A key issue when re-tinning fine-pitch surface mount devices such as QFPs and quad flat pack, no lead (QFNs) is maintaining coplanarity across all leads while simultaneously assuring bridge-free results. Fine-pitch QFPs as small as 6mm x 6mm with a lead pitch as small as 0.012” and up to 50mm x 50mm can be re-tinned with bridge-free results. Bottom terminated devices such as QFNs as small as 3mm x 3mm with a lead pitch down to 0.5mm can be re-tinned with world-class coplanarity within 0.003” for these leadless devices. Device coplanarity and solder thickness from the re-tinning process should be verified with X-ray fluorescence (XRF) testing and verification of the alloy composition.
Robotic tinning of SOIC devices
The critical process parameters for the component re-tinning process include:
Control of depth of immersion of piece part in flux bath
Dwell time of piece part controlled in preheat and solder pot within ± 0.1 sec
Control of entrance speed into solder pot to within ± 0.3 cm/sec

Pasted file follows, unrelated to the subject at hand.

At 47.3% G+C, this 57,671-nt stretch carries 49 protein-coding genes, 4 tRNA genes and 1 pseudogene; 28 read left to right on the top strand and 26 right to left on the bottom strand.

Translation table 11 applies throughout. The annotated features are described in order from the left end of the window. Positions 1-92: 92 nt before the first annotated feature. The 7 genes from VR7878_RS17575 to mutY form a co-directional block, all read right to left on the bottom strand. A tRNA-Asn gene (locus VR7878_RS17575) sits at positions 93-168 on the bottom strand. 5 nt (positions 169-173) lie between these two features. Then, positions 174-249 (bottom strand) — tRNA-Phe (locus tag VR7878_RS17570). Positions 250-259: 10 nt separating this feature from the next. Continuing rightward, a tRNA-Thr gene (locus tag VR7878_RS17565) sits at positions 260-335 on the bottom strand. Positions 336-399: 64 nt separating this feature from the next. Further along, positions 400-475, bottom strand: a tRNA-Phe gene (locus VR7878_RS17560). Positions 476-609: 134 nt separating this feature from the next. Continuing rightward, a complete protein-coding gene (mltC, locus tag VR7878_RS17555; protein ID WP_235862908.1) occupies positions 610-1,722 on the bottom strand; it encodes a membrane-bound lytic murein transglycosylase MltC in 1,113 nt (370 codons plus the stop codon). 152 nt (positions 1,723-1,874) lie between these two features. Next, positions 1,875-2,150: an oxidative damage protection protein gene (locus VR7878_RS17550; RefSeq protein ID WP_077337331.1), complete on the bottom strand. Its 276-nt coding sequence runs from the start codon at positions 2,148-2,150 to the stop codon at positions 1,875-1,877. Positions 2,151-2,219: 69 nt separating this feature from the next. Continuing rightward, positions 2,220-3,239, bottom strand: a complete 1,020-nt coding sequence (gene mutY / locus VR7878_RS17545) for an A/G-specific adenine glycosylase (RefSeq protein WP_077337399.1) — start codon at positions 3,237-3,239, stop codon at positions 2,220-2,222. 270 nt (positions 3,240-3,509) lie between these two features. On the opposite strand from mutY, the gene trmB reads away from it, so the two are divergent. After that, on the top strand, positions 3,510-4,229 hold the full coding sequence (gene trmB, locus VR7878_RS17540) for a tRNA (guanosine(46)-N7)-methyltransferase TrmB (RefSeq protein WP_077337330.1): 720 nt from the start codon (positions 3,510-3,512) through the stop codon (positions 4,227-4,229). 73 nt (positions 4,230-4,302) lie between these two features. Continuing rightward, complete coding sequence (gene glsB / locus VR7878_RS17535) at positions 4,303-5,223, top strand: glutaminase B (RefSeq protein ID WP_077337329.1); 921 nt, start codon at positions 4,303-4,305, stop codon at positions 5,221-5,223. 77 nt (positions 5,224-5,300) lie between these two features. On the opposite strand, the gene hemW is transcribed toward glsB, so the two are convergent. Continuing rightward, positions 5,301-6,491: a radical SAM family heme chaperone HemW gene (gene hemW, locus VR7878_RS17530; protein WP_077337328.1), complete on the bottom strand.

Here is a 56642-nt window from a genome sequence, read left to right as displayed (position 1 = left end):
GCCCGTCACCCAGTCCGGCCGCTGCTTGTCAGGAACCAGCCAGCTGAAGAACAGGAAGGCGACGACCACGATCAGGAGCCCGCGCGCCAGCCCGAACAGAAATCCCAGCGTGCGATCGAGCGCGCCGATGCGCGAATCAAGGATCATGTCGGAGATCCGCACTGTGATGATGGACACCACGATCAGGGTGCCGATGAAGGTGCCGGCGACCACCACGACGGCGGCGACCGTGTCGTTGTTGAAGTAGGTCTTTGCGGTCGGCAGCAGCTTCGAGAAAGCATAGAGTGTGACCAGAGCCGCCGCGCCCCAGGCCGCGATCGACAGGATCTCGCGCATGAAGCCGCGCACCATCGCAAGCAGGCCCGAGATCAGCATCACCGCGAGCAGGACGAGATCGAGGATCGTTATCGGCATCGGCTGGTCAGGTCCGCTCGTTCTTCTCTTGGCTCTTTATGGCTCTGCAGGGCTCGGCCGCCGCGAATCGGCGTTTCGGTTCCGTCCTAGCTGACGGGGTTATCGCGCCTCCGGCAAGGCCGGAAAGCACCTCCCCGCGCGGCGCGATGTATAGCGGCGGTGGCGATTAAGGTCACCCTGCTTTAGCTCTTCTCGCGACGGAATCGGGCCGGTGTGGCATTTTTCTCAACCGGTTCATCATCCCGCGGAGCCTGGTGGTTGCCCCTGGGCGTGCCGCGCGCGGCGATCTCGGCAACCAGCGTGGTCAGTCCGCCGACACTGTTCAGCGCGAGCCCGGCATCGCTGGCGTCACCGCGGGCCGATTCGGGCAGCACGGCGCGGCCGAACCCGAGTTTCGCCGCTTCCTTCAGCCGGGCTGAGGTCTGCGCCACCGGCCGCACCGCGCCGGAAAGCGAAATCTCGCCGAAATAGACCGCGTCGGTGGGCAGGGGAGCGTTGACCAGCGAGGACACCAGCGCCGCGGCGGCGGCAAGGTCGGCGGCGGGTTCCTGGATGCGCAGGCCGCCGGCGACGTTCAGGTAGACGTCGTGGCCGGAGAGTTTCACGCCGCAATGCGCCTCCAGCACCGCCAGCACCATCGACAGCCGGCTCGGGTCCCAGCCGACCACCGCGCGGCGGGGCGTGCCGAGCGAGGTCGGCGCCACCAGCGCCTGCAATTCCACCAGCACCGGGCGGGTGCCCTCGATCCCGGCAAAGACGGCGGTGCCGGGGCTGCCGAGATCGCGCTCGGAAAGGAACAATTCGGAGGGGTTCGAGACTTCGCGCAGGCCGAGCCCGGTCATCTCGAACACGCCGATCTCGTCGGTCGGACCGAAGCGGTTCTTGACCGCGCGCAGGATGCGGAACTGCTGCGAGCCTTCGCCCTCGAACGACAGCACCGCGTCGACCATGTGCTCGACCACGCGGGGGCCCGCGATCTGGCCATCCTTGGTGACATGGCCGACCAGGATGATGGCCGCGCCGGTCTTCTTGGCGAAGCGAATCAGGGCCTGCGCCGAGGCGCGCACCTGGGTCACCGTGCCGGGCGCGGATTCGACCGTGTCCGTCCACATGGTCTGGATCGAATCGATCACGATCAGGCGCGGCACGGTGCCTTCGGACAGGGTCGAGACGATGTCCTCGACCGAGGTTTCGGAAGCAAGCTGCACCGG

Depth of immersion of piece part in solder pot to within ± 0.1mm
Optimum dwell time of piece part in solder pot to achieve intermetallic bond
Control of exit speed out of solder pot to within ± 0.3 cm/sec
The temperature, flux chemistry, and extraction speed are critical when removing through-hole or surface mount components from the solder bath. These parameters play a significant role in controlling the solder thickness applied by the re-tinning process.
It has been observed that some within the electronics assembly industry use a single static solder pot for both alloy removal and component re-tinning. This is not recommended since organic contaminants, flux buildup, and accumulation of gold can be transferred to the re-tinned component leads or terminations. Those using this practice rely on outdated standards and procedures that do not comply with the GEIA-STD-0006 or IEC TS-62647-4 component re-tinning industry requirements.
Robotic Hot Solder Dip machine.
The ideal method to facilitate the removal of gold plating and mitigate tin whiskers from SMT and through-hole components is to use the robotic hot solder dip (RHSD) process. It is recommended that this re-tinning operation be carried out using a lead tinning machine using controlled flux application, preheating, single or dual solder pots, nitrogen inserting, and defined process control. A defined process of this type is highly recommended in place of manually dipping components into a standalone static solder pot to reduce solder contamination, minimize non-wetting issues and enhance solderability.